Wharfedale has produced some outstanding speakers in the last 80 or so years. So in celebration of British Hi-Fi Week, we've looked through the archives and put together a list of the company's star performers. There's everything here from standalone drive units to budget champions and premium superstars, all of which are underpinned by solid engineering, technical innovation and excellent value.
Wharfedale Bronze drive unit (1932)
Gilbert Briggs founded Wharfedale in 1932. Briggs was a keen music and audio enthusiast and developed the company’s first product – the Bronze drive unit – in his cellar. At the time such things were considered cutting edge technology and involved much experimentation. He lived in Ilkley, Yorkshire, in a valley known as Wharfedale, and so that’s what he called his new company.
That original drive unit was initially sold as a single driver, as back then early audio enthusiasts built their own enclosures. It wasn’t until 1934 that the Bronze featured in a fully assembled Wharfedale ‘cabinet speaker’ and that was called the Nubian.
Wharfedale Corner Cabinet (1947)
After the war, Briggs continued to develop his speakers. In 1947 the company released the Corner Cabinet, claimed to be the first two-way hi-fi speaker for home use. At the time multi-way speakers were the preserve of cinemas and theatres, so this was a massive technological leap forward for home audio.
The Corner Cabinet’s enclosure was made in solid mahogany, though a solid oak option was also offered. By current standards they were pretty big boxes at 107 x 65 x 47cm (hwd), though would have probably have been considered reasonably compact for the time. The claimed frequency response was an impress 40Hz to 18kHz and the power handling was rated at a modest 10 watts. A three-way version was also subsequently developed.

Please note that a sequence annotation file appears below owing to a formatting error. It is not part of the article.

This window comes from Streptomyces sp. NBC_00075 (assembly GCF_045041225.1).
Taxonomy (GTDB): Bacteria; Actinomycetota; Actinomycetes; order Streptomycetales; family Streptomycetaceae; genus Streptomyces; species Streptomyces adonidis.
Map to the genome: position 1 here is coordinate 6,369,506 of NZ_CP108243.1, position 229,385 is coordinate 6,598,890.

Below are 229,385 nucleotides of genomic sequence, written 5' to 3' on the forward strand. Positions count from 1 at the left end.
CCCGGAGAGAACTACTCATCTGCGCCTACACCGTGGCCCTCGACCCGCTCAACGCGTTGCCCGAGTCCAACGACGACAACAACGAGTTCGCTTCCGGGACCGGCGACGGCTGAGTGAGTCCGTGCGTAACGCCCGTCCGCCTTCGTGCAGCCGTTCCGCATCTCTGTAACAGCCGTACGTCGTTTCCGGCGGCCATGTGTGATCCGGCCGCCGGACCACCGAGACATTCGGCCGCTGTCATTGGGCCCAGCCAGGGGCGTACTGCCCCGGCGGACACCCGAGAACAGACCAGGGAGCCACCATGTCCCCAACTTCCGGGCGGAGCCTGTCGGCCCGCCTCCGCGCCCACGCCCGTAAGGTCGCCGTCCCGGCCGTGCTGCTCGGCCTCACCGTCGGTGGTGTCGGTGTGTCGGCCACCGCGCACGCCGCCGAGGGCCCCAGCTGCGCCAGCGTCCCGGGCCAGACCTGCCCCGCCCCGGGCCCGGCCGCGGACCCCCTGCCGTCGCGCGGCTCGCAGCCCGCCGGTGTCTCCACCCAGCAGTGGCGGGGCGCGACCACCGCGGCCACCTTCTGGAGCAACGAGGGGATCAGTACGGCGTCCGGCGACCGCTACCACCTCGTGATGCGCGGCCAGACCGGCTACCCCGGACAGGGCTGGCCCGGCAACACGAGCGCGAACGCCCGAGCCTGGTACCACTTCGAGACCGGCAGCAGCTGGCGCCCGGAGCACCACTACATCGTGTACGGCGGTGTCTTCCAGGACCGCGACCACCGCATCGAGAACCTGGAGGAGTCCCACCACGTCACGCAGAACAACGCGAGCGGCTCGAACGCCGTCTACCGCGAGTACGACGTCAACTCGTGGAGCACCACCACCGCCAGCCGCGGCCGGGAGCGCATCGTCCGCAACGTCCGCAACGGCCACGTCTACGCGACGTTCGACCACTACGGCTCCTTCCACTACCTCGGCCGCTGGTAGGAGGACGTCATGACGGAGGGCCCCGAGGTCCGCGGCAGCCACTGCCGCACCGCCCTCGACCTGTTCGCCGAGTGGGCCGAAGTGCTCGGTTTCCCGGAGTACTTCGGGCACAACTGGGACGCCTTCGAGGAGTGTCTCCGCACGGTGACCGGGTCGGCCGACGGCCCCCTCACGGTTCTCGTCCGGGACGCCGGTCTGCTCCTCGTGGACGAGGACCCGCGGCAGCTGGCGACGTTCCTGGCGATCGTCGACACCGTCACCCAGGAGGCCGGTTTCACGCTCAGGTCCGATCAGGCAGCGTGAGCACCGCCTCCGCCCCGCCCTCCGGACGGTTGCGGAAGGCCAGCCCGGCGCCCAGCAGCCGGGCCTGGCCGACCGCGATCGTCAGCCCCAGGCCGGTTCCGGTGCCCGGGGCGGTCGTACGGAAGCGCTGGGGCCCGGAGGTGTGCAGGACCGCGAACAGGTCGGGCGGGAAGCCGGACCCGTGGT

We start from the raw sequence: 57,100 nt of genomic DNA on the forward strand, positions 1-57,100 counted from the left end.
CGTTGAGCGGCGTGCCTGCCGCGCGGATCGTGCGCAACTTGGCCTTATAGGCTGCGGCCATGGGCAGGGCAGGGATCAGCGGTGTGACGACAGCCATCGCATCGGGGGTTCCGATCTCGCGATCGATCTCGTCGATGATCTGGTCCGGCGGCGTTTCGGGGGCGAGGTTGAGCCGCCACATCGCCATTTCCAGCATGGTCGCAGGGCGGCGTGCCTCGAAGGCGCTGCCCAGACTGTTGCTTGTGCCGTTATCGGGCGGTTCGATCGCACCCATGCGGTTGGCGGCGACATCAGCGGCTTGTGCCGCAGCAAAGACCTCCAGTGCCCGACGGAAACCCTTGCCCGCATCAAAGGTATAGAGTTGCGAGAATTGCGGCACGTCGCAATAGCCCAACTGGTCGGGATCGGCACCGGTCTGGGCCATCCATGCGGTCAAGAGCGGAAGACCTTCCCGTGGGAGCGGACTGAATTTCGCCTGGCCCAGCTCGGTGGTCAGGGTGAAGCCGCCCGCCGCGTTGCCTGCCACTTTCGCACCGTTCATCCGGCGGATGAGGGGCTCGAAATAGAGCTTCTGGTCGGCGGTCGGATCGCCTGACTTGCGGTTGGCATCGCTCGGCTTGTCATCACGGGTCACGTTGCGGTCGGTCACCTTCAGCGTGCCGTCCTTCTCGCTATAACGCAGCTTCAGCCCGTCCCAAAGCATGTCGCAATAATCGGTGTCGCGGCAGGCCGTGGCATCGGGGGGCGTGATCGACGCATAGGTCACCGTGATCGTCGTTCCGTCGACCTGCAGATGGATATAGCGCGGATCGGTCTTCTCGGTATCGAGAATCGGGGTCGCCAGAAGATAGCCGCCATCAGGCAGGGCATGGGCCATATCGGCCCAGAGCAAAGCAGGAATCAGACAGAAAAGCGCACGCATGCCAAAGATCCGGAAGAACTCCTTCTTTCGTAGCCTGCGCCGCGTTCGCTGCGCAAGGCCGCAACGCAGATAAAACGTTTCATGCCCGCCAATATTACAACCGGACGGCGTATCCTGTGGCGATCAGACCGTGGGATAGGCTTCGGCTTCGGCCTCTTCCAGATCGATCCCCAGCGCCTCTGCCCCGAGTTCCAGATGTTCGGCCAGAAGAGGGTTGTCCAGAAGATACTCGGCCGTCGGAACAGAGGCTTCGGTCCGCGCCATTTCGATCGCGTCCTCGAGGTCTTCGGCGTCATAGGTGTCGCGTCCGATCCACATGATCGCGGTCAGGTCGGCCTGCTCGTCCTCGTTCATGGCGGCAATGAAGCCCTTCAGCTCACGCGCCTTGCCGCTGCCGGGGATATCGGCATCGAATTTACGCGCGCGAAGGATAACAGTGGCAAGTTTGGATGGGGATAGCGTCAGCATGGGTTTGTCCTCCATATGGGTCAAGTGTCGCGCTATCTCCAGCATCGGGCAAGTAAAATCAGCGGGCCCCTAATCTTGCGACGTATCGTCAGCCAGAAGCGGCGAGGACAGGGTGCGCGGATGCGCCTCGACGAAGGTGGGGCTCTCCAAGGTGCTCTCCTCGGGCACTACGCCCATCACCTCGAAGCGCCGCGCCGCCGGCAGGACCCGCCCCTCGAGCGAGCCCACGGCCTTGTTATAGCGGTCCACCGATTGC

Wharfedale SFB/3 (1956)
The Wharfedale SFB/3 was Briggs’ answer to Quad’s ESL57 electrostatics. It was a three-way, open-back speaker with a sand-filled baffle. The idea behind the filled baffle design was to create a rigid but well-damped structure for the drive units to work from, but the lack of a box behind was just as unusual. This approach avoided the cabinet resonances that are part and parcel of any enclosure.
The three-way drive unit array was made up of 3in, 10in and 12in units, with the two larger drivers being connected in parallel, and the tweeter crossover consisted of a single capacitor.
Wharfedale recommended using an amplifier with at least three watts of power to get decent volume levels. The SFB/3s measured 79 x 86 x 30cm (hwd) and weighed in at around 29kg.
Wharfedale Linton (1965)
The original Linton went on to become one of the best selling speakers of its era. It started off as a two-way model with a 3in tweeter and 8in bass unit, but over time developed into a three–way design called the Linton 3XP.
That original stood out for the innovative use of a Flexiprene roll-surround in the suspension of its bass unit. The tweeter was also unusual in being encased in its own acoustic dome to isolate it from the vibrations generated by the bass unit.
Wharfedale Diamond Mk1 (1982)